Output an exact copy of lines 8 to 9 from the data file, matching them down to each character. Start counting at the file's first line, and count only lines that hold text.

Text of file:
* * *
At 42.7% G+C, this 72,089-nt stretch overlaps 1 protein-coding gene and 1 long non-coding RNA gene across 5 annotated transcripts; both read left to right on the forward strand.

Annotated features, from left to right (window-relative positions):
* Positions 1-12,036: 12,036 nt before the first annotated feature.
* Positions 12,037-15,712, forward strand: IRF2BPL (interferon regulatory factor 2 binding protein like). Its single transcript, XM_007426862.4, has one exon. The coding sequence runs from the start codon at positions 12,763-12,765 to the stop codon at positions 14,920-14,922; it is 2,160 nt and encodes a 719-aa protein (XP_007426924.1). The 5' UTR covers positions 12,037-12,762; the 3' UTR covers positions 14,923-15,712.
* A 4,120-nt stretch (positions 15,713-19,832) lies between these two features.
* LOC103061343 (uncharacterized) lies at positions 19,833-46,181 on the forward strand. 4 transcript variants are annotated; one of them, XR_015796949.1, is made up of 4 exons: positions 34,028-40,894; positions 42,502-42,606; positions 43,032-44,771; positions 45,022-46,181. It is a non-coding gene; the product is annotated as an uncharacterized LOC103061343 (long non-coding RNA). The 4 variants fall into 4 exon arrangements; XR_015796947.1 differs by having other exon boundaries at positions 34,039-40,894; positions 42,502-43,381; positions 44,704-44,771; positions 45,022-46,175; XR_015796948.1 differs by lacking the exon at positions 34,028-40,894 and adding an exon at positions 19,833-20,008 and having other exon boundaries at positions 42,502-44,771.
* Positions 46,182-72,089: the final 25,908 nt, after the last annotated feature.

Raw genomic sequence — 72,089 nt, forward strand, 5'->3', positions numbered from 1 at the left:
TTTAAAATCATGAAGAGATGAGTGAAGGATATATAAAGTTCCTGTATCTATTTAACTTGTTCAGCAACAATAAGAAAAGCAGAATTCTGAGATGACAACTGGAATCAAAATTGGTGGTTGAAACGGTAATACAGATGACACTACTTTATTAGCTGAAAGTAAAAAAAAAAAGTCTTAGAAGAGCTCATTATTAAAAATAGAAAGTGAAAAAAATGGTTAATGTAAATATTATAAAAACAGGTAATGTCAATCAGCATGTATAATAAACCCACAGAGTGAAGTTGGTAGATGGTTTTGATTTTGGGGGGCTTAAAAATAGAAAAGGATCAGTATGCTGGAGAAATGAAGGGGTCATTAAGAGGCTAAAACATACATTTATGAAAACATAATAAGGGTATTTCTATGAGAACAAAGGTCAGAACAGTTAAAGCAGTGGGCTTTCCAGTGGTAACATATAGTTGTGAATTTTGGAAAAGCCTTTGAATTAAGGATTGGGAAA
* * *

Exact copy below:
Raw genomic sequence — 72,089 nt, forward strand, 5'->3', positions numbered from 1 at the left:
TTTAAAATCATGAAGAGATGAGTGAAGGATATATAAAGTTCCTGTATCTATTTAACTTGTTCAGCAACAATAAGAAAAGCAGAATTCTGAGATGACAACTGGAATCAAAATTGGTGGTTGAAACGGTAATACAGATGACACTACTTTATTAGCTGAAAGTAAAAAAAAAAAGTCTTAGAAGAGCTCATTATTAAAAATAGAAAGTGAAAAAAATGGTTAATGTAAATATTATAAAAACAGGTAATGTCAATCAGCATGTATAATAAACCCACAGAGTGAAGTTGGTAGATGGTTTTGATTTTGGGGGGCTTAAAAATAGAAAAGGATCAGTATGCTGGAGAAATGAAGGGGTCATTAAGAGGCTAAAACATACATTTATGAAAACATAATAAGGGTATTTCTATGAGAACAAAGGTCAGAACAGTTAAAGCAGTGGGCTTTCCAGTGGTAACATATAGTTGTGAATTTTGGAAAAGCCTTTGAATTAAGGATTGGGAAA